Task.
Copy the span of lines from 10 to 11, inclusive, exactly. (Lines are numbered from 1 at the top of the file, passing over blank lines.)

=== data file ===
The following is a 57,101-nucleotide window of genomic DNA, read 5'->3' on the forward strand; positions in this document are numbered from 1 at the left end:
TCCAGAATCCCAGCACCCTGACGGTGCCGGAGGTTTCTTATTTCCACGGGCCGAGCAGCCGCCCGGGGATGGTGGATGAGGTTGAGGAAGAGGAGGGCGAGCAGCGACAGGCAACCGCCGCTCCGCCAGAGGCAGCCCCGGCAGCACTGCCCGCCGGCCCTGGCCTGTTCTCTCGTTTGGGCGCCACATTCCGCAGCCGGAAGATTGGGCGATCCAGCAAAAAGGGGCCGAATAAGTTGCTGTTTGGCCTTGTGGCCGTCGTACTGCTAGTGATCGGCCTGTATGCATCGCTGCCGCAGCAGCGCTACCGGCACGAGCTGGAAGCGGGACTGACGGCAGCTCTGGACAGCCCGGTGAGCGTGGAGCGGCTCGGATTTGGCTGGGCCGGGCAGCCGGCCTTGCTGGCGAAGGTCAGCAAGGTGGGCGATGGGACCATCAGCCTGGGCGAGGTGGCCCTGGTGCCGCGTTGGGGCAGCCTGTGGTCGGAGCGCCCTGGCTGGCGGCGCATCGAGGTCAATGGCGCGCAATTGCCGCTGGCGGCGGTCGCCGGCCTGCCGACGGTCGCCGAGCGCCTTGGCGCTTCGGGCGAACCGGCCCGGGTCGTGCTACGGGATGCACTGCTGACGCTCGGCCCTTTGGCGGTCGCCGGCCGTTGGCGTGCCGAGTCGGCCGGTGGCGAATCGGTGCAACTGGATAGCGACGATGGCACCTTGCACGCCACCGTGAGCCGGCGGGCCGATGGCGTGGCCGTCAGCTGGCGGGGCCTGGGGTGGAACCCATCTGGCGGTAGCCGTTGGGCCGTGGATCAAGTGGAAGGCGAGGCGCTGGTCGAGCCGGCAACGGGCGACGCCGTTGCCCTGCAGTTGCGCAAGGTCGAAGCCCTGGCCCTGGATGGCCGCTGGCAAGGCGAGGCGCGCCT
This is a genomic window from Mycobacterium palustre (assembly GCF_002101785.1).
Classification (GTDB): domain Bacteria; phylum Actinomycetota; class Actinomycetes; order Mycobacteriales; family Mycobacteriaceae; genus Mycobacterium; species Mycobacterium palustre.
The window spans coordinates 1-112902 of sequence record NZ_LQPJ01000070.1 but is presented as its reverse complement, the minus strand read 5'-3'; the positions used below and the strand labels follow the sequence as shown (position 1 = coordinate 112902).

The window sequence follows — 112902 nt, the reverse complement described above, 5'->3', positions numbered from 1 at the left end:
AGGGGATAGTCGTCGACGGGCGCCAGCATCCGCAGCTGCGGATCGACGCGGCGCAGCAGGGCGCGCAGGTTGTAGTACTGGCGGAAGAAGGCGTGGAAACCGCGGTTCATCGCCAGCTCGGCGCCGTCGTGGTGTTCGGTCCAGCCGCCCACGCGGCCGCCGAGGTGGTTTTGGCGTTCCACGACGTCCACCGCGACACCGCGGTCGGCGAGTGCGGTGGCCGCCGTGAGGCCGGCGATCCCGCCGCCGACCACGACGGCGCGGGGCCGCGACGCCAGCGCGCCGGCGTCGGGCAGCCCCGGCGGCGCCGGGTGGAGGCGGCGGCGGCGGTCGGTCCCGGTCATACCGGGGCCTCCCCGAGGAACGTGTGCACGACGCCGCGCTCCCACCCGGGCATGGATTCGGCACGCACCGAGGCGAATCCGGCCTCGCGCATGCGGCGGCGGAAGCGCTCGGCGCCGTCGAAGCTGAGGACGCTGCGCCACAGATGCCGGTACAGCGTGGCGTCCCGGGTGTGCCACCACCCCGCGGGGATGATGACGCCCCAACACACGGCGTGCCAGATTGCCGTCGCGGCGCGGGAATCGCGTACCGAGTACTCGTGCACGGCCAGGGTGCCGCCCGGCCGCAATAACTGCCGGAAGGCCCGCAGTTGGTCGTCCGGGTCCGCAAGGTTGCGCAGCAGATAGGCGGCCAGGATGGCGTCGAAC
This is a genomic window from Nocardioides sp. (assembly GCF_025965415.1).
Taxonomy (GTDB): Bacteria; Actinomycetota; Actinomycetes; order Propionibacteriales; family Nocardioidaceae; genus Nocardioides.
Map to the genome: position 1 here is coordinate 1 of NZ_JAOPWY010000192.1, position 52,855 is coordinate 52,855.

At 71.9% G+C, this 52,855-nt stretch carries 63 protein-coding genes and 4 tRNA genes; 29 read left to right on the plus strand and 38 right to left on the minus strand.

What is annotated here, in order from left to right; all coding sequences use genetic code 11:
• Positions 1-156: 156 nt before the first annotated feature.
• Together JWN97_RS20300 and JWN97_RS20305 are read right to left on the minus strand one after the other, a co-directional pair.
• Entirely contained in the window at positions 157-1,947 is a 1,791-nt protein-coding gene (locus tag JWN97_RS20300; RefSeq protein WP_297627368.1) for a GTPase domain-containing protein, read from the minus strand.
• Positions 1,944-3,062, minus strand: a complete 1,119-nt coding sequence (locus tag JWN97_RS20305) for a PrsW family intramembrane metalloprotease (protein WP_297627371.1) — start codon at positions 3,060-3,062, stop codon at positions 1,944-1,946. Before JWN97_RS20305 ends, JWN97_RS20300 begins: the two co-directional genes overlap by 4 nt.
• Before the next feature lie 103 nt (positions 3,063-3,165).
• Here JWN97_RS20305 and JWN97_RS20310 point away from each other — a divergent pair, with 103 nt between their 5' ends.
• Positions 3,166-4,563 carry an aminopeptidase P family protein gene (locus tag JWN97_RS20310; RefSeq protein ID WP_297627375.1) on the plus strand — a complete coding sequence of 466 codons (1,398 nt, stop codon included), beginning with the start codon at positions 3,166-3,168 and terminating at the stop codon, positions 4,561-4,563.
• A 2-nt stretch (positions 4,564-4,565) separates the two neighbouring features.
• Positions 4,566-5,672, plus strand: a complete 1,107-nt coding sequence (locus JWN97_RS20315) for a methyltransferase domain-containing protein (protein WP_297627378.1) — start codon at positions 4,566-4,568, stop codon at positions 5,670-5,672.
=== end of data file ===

Map to the genome: position 1 here is coordinate 1 of NZ_JAOPWY010000192.1, position 52,855 is coordinate 52,855.

At 71.9% G+C, this 52,855-nt stretch carries 63 protein-coding genes and 4 tRNA genes; 29 read left to right on the plus strand and 38 right to left on the minus strand.